FIG. 1 is a block diagram of a prior art SCADA system;
FIG. 2 is a block diagram of a distributed SCADA communication and control system according to an embodiment of this invention;
FIG. 3 is a block diagram of the SRTU database structure;
FIGS. 4,4A and 4B are flow chart of the supplemental controller processing tasks;
FIG. 5 is a chart of the master controller message format; and
FIG. 6 is a chart of a response message format.
FIG. 2 shows a distributed SCADA communication and control system 30 according to an embodiment of this invention. The function of the system 30 is to control and monitor remote terminal units 22, 34 over a relatively larger area than achievable by the prior art system 10. As previously described the prior art system 10 has limited range due to the use of a single master radio 14. The system 30 includes the conventional system 10 of FIG. 1, along with supplemental remote terminal units and control circuitry. Expanded range is achieved in the system 30 by including a supplemental controller 32 for controlling and monitoring supplemental remote terminal units (SRTU) 34 and sub-controllers 36. In one embodiment the system portion including sub-controllers 36, SRTU's 34 and embedded software such as in controllers 36 and SRTU's 34 is formed by a conventional distribution automation 4,system available from Itron, Inc. of Spokane, Wash.--as model number 500-0233-001; 500-0234-001; and/or 500-0208-001.
The supplemental controller 32 is installed at an existing master radio 14 site, along with a combiner 40. The combiner 40 enables the supplemental controller 32 and master radio 14 to share the same antenna for data transmission to SRTUs 34 and RTUs 22. To achieve added range, one or more sub-controllers 36 is included for relaying transmissions from the supplemental controller 32 to an SRTU 34 or another sub-controller (not shown).
The system 30 also includes a modem 42 which is coupled to microwave link 18 via signal paths 44 and 46. The modem 42 bridges communications from the master controller 12 to the supplemental controller 32, enabling the supplemental controller 32 to monitor communications. When the supplemental controller 32 identifies a communication requiring information from or about an SRTU 34, the supplemental controller 32 generates a signal for disabling transmission by the master radio 14. The supplemental controller 32 also generates a signal for controlling switch 38 to couple the microwave link 18 to modem 42. Such selection enables the supplemental controller 32, rather than the master radio 14, to send response messages back to the master controller 12.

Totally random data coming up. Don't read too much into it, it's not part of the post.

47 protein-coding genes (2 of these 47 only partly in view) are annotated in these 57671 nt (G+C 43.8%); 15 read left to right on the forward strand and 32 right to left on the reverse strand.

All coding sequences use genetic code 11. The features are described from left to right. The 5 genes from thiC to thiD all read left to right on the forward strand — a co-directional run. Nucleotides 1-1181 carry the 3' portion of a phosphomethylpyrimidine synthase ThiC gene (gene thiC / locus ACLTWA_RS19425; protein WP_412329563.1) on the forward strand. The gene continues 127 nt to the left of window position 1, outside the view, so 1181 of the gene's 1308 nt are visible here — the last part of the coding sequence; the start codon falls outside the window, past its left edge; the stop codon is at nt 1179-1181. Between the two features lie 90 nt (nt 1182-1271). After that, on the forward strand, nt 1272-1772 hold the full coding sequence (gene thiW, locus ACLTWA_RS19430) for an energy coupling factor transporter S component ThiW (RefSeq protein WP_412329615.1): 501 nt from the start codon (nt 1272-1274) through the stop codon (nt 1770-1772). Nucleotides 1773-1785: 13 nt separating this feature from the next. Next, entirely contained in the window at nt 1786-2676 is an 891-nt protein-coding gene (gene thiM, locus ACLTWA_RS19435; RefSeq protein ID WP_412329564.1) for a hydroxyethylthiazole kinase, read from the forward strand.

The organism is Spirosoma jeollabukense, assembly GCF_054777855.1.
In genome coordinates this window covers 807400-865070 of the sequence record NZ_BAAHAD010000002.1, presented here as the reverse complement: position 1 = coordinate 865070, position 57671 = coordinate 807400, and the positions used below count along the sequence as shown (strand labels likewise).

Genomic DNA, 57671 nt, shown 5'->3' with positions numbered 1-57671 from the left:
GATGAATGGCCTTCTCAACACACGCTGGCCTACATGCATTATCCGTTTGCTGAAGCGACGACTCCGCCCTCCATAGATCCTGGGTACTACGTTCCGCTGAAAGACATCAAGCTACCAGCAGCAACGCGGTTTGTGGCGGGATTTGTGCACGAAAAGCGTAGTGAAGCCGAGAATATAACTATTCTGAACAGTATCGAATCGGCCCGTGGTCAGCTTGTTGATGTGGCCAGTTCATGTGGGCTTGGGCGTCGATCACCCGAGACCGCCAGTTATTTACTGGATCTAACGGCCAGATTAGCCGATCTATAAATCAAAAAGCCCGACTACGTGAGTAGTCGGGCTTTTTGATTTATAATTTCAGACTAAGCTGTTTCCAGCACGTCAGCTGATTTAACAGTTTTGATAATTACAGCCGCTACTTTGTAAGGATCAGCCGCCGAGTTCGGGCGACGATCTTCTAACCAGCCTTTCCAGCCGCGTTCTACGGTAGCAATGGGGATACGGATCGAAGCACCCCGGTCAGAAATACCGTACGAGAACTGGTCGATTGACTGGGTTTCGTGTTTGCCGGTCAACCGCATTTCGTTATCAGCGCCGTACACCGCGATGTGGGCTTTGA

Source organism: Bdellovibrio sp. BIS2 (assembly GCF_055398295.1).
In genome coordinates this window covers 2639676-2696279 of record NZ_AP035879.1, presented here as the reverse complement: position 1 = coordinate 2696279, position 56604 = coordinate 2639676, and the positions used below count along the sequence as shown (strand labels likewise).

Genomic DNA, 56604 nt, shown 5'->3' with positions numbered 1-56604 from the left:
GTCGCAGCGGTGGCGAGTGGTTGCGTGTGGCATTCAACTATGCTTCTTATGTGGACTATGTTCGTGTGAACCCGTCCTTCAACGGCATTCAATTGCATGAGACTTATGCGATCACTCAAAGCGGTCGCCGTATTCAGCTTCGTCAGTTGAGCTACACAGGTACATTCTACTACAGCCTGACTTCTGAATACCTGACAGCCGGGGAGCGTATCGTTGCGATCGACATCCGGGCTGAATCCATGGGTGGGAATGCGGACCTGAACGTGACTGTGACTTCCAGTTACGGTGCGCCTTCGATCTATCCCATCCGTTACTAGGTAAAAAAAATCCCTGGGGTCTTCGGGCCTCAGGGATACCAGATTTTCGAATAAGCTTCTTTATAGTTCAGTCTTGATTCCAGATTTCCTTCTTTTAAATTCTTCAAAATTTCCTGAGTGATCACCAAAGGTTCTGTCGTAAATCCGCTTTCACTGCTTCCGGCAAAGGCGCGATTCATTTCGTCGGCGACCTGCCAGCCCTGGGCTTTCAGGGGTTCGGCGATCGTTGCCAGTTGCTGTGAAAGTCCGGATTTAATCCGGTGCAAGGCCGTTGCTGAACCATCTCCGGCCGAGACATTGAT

After disabling master radio transmission, the supplemental controller 32 has control of the link 18 and the 900 MHz radio channel. The supplemental controller 32 then initiates two operations. First, network communications are established to scan the population of SRTUs 34 and retrieve initial information for establishing an SRTU data base 50 (FIG. 3). Second, the supplemental controller 32 responds to scan requests originating from the master controller 32.
The SRTU data base serves as a mailbox interface between multiple supplemental controller processing tasks. FIG. 3 shows the SRTU database 50 format. According to one embodiment, the supplemental controller 32 responds to a 51 SRTU address space (i.e., 50 SRTUs plus one dummy address). Such addresses are shown as RTU address "n" through RTU address "n+50". For each address, various fields are provided, including status indicators 1-8, analog signals 1-8 and an error file. Each RTU 22 and SRTU 34 is controllable to respond with status information and analog information. For a failed communication, the RTU 22, SRTU 34 responds with an error file including one or more error codes.
For communications to an RTU 22, the supplemental master controller 32, while monitoring communications from the master controller 12, determines that the communication is not for one of the units 34 in the supplemental controller 32 address space. Accordingly, the master radio 14 remains, or becomes, enabled to transmit the message 120. Additionally, the switch 38 couples the microwave link 18 to the master radio 14. When the RTU 22 responds, then the master radio 14 relays the message to the master controller 12 through the switch 38 and over the microwave link 18.
Supplemental Controller Tasks